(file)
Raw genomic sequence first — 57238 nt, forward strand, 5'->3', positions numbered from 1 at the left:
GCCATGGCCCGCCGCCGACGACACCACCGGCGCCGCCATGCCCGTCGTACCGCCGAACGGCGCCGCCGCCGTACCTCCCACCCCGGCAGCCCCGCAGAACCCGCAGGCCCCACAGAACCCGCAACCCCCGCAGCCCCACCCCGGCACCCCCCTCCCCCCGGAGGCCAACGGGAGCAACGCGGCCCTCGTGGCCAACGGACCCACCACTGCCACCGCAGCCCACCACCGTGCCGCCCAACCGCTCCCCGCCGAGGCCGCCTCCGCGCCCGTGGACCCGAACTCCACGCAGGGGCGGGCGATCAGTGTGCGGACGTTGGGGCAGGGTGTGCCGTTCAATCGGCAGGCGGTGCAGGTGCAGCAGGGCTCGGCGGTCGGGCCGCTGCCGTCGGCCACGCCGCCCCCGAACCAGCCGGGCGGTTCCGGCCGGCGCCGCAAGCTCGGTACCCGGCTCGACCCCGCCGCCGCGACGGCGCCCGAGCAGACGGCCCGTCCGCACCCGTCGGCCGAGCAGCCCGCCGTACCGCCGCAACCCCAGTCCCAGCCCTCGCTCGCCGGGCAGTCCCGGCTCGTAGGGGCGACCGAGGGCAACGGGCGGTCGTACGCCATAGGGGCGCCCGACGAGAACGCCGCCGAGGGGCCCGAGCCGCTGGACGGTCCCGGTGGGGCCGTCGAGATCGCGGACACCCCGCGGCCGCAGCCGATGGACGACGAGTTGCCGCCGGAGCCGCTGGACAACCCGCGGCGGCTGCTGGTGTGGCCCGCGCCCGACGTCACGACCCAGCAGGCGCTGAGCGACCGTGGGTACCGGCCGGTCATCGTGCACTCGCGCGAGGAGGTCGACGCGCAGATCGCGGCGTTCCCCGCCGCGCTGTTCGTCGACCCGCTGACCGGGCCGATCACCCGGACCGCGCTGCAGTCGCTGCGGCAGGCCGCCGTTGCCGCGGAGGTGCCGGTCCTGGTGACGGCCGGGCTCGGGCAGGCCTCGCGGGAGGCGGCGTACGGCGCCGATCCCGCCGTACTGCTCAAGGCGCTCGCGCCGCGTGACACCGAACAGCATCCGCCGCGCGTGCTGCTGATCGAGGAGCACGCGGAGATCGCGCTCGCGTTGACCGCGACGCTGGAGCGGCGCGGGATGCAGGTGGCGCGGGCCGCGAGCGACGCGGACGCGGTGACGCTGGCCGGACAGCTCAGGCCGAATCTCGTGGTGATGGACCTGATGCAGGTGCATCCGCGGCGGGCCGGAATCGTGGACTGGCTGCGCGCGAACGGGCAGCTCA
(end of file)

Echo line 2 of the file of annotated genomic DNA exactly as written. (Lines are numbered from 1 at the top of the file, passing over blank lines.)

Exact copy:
GCCATGGCCCGCCGCCGACGACACCACCGGCGCCGCCATGCCCGTCGTACCGCCGAACGGCGCCGCCGCCGTACCTCCCACCCCGGCAGCCCCGCAGAACCCGCAGGCCCCACAGAACCCGCAACCCCCGCAGCCCCACCCCGGCACCCCCCTCCCCCCGGAGGCCAACGGGAGCAACGCGGCCCTCGTGGCCAACGGACCCACCACTGCCACCGCAGCCCACCACCGTGCCGCCCAACCGCTCCCCGCCGAGGCCGCCTCCGCGCCCGTGGACCCGAACTCCACGCAGGGGCGGGCGATCAGTGTGCGGACGTTGGGGCAGGGTGTGCCGTTCAATCGGCAGGCGGTGCAGGTGCAGCAGGGCTCGGCGGTCGGGCCGCTGCCGTCGGCCACGCCGCCCCCGAACCAGCCGGGCGGTTCCGGCCGGCGCCGCAAGCTCGGTACCCGGCTCGACCCCGCCGCCGCGACGGCGCCCGAGCAGACGGCCCGTCCGCACCCGTCGGCCGAGCAGCCCGCCGTACCGCCGCAACCCCAGTCCCAGCCCTCGCTCGCCGGGCAGTCCCGGCTCGTAGGGGCGACCGAGGGCAACGGGCGGTCGTACGCCATAGGGGCGCCCGACGAGAACGCCGCCGAGGGGCCCGAGCCGCTGGACGGTCCCGGTGGGGCCGTCGAGATCGCGGACACCCCGCGGCCGCAGCCGATGGACGACGAGTTGCCGCCGGAGCCGCTGGACAACCCGCGGCGGCTGCTGGTGTGGCCCGCGCCCGACGTCACGACCCAGCAGGCGCTGAGCGACCGTGGGTACCGGCCGGTCATCGTGCACTCGCGCGAGGAGGTCGACGCGCAGATCGCGGCGTTCCCCGCCGCGCTGTTCGTCGACCCGCTGACCGGGCCGATCACCCGGACCGCGCTGCAGTCGCTGCGGCAGGCCGCCGTTGCCGCGGAGGTGCCGGTCCTGGTGACGGCCGGGCTCGGGCAGGCCTCGCGGGAGGCGGCGTACGGCGCCGATCCCGCCGTACTGCTCAAGGCGCTCGCGCCGCGTGACACCGAACAGCATCCGCCGCGCGTGCTGCTGATCGAGGAGCACGCGGAGATCGCGCTCGCGTTGACCGCGACGCTGGAGCGGCGCGGGATGCAGGTGGCGCGGGCCGCGAGCGACGCGGACGCGGTGACGCTGGCCGGACAGCTCAGGCCGAATCTCGTGGTGATGGACCTGATGCAGGTGCATCCGCGGCGGGCCGGAATCGTGGACTGGCTGCGCGCGAACGGGCAGCTCA